The schematic view of growing of Pd in AAO template is given in Fig. Fig.5.5. The discharging of Pd0 to the Au electrode from the [PdCl4]2− solution can be expressed as follows:

equation image
Figure 5
The mechanism of Pd nucleation in AAO template

Discharging of Pd atoms forms the nuclei on the Au electrodes at the bottom of the AAO nanotubes. Pd atoms were continuously deposited on the Au electrode during the electrodeposition. As the Au electrode is negative in charge, the hydronium ion was attracted toward the electrode, forming a positive layer on the deposited palladium particles followed by a negative layer of [PdCl4]2−.

For understanding the growing mechanism of Pd nanowires, the log (current density)−log (time 1/2) transients need to be drawn (Fig. (Fig.6).6). It is clearly seen from Fig. Fig.66 that current density in logarithmic scale is slowly decreased for a period and then decreased sharply to a minimum. After a steady state in this minimum for a period, the current density in logarithmic scale is increased. The increased part of log (current density)−log (time 1/2) graph is shown in the right top of the figure. The slope of the log (current density)−log (time 1/2) transient is approximately 0.13 A·cm−2·s−1/2, which indicates that the electrodeposition kinetic follows a parabolic relationship. This situation indicates an electrodeposition process of spontaneous nucleation and subsequent three-dimensional growth of formed nuclei. Therefore, the experimentally found out value of the number of the Pd nuclei density (N) can be calculated by using the following relation:

equation image
Figure 6
Log (J)−log (t1/2) graph for Pd electrodeposition in AAO template. The increasing part of Log (J)−log (t1/2) graph is in the right top of the figure

Here, the value of the parabolic rate constant (kP) was obtained from the slope of current density–t1/2 transient. The electrodeposition current (I) usually obeys the following growth relation: where D is the diffusion coefficient, c is the concentration of metallic ions in the solution, zF is the effective molar charge of the electrodepositing species and t is time. M and ρ are the molecular weight and density of the metallic species deposited, respectively. In order to calculate Pd nuclei density, the values of described parameters are used as follows; z = 2, F = 96,500 Coulomb·mol−1, D = 6.70 × 10−6 cm2·s−1, M = 106.42 g·mol−1, c = 2.087 × 10−6 mol·cm−3, and ρ = 12.023 g·cm−3. Thus, for our nanodeposition, Pd nuclei density (N) is calculated as 3.55 × 108 cm−2. This value is approximately 1.116 × 105 cm−2 for electrodeposition of Pd on the highly oriented pyrolitic graphite (HOPG) [30]. The values of the N estimated for electrodeposition of Pd on HOPG in experimental conditions other than the present situation have been reported to be 5.8 × 109 and 3.6 × 108 cm−2[31,32]. The differences in the values are due to applied potential, concentration of the Pd ions in electrodeposition solutions and pH of the electrodeposition solutions.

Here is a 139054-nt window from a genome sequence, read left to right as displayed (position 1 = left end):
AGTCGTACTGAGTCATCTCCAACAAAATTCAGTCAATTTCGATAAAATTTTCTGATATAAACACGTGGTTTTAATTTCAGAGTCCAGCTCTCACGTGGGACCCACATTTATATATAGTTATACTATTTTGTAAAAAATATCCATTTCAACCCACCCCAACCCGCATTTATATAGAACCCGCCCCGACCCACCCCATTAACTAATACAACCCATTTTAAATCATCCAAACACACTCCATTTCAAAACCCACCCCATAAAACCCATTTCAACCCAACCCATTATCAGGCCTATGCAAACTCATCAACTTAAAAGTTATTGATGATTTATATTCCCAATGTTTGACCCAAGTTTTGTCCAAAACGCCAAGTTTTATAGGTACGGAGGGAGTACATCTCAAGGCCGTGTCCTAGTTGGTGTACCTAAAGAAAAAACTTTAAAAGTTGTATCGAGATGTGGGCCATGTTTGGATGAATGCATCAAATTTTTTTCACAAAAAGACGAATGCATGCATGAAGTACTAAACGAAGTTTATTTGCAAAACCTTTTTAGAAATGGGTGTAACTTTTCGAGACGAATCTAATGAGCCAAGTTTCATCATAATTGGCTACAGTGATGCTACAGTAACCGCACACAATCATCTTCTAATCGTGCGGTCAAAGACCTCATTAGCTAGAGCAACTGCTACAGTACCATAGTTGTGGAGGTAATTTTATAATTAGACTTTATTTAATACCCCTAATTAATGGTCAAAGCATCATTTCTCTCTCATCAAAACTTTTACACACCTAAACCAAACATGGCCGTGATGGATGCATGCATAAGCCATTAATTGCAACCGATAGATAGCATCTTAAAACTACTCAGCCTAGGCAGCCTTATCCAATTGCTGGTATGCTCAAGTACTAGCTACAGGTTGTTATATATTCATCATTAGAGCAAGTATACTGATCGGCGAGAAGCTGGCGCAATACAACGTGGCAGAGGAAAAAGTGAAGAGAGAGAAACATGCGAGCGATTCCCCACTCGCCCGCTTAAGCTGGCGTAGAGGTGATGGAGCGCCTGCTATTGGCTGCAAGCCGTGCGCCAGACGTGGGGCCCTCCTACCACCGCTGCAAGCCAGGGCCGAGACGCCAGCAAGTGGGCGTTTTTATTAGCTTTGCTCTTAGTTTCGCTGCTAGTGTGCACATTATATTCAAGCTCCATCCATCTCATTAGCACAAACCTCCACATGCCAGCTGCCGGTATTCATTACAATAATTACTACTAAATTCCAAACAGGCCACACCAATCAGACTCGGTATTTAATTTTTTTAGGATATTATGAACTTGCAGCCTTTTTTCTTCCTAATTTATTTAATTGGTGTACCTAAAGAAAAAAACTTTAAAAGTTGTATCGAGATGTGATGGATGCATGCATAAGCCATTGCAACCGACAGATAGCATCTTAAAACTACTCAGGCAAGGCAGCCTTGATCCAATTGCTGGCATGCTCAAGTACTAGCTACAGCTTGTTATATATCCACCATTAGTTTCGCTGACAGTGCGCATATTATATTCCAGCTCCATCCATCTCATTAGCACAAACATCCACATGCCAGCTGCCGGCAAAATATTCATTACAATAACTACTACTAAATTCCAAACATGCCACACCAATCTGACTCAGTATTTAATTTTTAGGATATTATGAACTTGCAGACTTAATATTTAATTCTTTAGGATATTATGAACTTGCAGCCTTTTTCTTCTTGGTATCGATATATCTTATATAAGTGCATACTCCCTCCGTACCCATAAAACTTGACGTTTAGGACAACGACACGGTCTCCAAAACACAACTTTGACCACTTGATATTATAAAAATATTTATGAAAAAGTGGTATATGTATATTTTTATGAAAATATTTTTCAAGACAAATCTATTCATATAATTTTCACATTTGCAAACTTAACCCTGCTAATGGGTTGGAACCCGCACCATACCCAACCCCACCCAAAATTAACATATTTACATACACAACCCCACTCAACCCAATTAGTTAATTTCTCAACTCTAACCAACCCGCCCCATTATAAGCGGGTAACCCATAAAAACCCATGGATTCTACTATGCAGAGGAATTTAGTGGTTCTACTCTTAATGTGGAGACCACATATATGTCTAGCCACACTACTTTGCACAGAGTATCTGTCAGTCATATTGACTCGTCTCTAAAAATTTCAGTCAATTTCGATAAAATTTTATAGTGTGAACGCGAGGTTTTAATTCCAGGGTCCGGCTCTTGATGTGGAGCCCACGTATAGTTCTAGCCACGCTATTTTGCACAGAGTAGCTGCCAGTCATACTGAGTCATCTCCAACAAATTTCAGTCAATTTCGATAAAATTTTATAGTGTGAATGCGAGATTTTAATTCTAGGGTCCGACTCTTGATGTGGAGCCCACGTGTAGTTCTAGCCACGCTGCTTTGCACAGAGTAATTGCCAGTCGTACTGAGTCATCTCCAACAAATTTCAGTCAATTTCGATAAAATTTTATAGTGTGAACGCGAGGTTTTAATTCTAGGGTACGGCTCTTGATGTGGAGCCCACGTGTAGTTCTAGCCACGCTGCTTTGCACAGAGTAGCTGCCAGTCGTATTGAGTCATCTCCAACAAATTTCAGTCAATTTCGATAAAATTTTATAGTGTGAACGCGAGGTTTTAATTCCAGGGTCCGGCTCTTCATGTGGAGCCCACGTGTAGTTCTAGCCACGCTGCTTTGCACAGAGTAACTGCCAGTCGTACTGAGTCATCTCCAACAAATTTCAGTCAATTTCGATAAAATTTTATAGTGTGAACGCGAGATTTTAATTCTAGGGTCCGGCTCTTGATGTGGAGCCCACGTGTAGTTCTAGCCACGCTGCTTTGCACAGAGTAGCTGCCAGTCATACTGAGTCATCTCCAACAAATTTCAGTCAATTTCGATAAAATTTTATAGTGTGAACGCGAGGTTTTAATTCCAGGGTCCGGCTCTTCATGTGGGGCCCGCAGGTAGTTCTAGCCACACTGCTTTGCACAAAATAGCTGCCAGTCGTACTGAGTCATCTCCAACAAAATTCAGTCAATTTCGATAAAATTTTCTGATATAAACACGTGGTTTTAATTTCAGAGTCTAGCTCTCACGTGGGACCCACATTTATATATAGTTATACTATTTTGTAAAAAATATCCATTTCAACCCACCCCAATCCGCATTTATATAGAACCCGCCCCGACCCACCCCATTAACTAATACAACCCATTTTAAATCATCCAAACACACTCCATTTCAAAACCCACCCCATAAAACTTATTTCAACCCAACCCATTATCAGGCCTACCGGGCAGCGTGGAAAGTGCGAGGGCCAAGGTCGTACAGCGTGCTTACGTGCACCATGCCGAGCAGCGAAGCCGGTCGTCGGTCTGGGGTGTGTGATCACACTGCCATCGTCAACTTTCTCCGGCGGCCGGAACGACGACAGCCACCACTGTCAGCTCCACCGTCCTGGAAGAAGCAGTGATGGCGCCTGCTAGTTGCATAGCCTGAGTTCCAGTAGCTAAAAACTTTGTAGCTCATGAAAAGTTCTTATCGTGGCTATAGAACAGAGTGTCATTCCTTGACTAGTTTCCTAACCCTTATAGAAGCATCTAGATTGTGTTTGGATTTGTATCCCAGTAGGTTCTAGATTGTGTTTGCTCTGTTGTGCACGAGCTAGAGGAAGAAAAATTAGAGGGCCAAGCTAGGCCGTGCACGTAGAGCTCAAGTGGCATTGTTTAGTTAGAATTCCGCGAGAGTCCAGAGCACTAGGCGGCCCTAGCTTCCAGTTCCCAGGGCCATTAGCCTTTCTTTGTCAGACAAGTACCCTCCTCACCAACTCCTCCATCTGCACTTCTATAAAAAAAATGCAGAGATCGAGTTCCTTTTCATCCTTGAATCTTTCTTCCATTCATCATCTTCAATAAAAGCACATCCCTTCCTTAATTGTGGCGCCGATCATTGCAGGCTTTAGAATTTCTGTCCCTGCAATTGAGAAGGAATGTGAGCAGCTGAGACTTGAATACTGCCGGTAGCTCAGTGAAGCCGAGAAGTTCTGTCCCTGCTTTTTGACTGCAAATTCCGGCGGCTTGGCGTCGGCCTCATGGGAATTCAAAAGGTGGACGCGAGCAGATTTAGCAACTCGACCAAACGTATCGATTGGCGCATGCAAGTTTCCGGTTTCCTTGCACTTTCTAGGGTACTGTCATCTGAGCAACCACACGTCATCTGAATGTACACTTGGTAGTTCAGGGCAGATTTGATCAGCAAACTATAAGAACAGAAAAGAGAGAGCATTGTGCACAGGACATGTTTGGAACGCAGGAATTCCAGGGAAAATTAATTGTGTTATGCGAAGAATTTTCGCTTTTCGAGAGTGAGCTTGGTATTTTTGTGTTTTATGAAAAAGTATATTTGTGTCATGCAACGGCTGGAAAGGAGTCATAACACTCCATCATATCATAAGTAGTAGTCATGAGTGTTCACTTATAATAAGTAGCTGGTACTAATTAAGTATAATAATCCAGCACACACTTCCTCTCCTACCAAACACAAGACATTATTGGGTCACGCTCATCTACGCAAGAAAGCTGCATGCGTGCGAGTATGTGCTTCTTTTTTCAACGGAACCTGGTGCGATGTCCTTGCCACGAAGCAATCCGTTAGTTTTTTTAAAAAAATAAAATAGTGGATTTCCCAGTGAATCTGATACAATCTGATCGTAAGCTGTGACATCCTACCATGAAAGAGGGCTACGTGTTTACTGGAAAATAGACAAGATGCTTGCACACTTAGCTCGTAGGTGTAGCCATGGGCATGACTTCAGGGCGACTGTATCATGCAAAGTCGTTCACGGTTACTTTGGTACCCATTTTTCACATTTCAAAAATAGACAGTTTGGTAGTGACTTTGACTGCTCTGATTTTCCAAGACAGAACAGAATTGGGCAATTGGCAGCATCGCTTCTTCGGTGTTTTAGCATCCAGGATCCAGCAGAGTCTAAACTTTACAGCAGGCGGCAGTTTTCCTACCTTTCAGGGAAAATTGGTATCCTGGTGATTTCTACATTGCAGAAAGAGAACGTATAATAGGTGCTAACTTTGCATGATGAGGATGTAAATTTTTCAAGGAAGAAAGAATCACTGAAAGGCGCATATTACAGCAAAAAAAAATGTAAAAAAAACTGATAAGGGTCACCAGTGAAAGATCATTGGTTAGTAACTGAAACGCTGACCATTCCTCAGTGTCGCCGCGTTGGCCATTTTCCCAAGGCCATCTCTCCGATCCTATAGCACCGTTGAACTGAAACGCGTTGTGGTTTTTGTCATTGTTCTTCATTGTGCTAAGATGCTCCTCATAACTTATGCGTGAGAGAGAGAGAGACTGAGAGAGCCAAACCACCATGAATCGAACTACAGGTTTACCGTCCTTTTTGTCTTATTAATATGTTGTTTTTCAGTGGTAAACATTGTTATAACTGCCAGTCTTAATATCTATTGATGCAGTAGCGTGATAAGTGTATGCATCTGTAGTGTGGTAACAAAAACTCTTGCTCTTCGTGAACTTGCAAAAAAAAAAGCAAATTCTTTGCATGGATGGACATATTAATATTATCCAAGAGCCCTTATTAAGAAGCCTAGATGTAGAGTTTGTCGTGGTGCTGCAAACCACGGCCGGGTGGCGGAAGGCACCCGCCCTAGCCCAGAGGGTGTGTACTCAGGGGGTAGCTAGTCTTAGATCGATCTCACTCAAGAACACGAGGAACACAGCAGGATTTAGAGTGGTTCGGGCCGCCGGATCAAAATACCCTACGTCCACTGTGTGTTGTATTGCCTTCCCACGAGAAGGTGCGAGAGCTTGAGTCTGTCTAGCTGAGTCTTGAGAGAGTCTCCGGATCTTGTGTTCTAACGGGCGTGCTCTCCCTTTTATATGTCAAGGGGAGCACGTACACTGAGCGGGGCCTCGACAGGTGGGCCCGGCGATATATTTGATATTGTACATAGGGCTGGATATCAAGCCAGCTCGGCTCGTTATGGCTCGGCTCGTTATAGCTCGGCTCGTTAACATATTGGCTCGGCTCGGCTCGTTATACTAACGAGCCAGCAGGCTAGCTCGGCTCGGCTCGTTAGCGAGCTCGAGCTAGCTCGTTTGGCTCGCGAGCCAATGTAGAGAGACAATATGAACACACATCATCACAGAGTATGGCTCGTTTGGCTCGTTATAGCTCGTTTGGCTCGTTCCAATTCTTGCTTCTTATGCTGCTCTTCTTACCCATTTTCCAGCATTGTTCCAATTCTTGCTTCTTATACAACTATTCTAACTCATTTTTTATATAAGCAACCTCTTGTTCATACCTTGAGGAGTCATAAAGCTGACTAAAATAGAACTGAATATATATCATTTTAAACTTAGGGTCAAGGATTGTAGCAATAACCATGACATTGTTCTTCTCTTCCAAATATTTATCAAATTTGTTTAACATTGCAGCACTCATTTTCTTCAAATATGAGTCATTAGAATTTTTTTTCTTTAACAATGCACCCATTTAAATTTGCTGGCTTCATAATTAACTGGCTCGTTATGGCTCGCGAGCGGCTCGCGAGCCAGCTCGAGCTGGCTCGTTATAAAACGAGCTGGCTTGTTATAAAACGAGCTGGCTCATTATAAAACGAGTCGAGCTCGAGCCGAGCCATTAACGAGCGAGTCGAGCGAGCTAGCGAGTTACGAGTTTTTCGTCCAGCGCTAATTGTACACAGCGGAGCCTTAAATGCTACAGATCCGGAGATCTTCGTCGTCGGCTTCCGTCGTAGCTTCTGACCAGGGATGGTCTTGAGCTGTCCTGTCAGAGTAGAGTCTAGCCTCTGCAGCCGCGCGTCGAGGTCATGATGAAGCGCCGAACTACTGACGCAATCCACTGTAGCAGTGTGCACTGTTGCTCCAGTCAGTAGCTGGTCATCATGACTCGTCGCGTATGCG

Figure Figure77 shows the SEM images of Pd nanowires after dissolving the AAO template. It can be clearly observed from Fig. Fig.77 that the Pd nanowires are highly ordered with uniform diameters approximately of 50 nm and lengths approximately 2.5 μm. The Pd nanowires are uniform and standing vertically to the electrode surface in a relatively large area, even though there are a few regions where the nanowires are absent. Therefore, the density of nanowires is almost close to the nanotube density of the fabricated AAO template. The Pd nanowires were not uniformly parallel to one another because of AAO-dissolving process in NaOH solution.

Figure 7
a SEM image of Pd nanowires after removing the AAO template. b High-magnification SEM image of Pd nanowires

Figure Figure8a8a and b show a XRD spectrum and EDX spectra of the fabricated Pd nanowires, respectively. Fig. Fig.8a8a confirms that the Pd nanowires possessed a face-centered cubic (fcc) structure and were well crystallized. The strong diffraction peaks at the Bragg angles of 2θ = 40.20°, 46.78° and 68.10° correspond to the (1 1 1), (2 0 0) and (2 2 0) reflection lines ,respectively, of the fcc phase of palladium. The sharp (1 1 1) peak is good evidence of palladium nanowires with high crystallinity compared to the results of Kartopu et al. [19]. Furthermore, the EDX spectrum (Fig. (Fig.8b)8b) shows strong Pd signals from the fabricated Pd nanowires and confirms the electrodeposition of pure and high-crystalline Pd nanowires using dilute neutral electrolyte as electrodeposition medium.

Figure 8
a XRD spectrum from the surface of the Pd nanowires. b EDX spectra from the surface of the Pd nanowires


Obtained vertically aligned Pd nanowires were approximately 50 nm in diameters and 2.5 μm in lengths with aspect ratio of 46. For determination of optimum growing rate, consequently high grade of nanowire crystallinity, the initial stages of the electrodeposition of Pd nanowires on Au were studied using potentiostat. Nucleation rate and the number of atoms in the critical nucleus are determined from the analysis of current transients. The fabricated Pd nanowires are well arranged (Fig. (Fig.7),7), have high crystallinity (Fig. (Fig.8)8) and also have less dislocations than fabricated known Pd nanowires due to slower nucleation rate. We believe that understanding the nucleation and growth mechanism in the electrodeposition process of Pd nanowires gives rise to fabricate higher purity, higher crystallinity, and lower dislocated Pd nanowires, suitable for potential nanotechnological applications especially in sensors.


This study was supported by the Scientific and Technological Research Council of Turkey under the project title “Investigation and development of nanotechnologic hydrogen sensors” and Project No. 106T546.